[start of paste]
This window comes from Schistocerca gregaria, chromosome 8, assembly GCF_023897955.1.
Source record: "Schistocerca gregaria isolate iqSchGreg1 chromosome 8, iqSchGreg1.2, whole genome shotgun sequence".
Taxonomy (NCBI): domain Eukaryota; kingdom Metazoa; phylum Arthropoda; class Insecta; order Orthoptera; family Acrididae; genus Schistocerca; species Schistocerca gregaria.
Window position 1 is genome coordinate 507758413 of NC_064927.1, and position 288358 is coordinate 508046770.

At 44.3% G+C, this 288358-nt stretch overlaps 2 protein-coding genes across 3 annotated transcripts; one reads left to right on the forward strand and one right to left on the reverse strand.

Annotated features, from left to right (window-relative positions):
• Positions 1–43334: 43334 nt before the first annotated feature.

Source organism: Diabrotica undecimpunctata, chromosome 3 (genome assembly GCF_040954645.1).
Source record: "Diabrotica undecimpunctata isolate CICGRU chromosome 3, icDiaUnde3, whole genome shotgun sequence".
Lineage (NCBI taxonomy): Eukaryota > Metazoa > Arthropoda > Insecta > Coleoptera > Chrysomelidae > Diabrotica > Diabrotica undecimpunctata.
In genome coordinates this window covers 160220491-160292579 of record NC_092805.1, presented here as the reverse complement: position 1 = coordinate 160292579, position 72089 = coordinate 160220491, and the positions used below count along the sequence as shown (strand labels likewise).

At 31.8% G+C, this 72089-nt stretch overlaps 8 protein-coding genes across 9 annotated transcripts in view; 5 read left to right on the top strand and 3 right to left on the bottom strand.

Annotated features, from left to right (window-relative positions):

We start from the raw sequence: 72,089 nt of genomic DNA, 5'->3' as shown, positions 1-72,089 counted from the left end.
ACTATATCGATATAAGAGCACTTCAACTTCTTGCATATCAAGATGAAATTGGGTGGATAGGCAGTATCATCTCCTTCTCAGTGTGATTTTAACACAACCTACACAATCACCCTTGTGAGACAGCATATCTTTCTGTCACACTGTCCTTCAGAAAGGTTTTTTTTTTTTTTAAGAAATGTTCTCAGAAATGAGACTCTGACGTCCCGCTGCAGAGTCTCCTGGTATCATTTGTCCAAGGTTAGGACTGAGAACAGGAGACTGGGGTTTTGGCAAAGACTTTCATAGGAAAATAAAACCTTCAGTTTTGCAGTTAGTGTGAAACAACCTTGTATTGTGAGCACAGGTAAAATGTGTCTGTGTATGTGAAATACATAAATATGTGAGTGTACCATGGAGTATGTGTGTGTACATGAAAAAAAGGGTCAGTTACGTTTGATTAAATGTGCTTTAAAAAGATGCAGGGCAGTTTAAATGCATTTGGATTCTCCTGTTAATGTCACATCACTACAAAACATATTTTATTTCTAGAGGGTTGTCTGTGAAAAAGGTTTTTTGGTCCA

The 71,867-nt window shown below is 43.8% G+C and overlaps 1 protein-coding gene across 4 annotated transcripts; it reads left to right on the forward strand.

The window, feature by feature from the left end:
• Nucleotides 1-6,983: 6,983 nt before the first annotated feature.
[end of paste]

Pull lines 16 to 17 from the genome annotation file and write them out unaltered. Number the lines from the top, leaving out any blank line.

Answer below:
The 71,867-nt window shown below is 43.8% G+C and overlaps 1 protein-coding gene across 4 annotated transcripts; it reads left to right on the forward strand.

The window, feature by feature from the left end: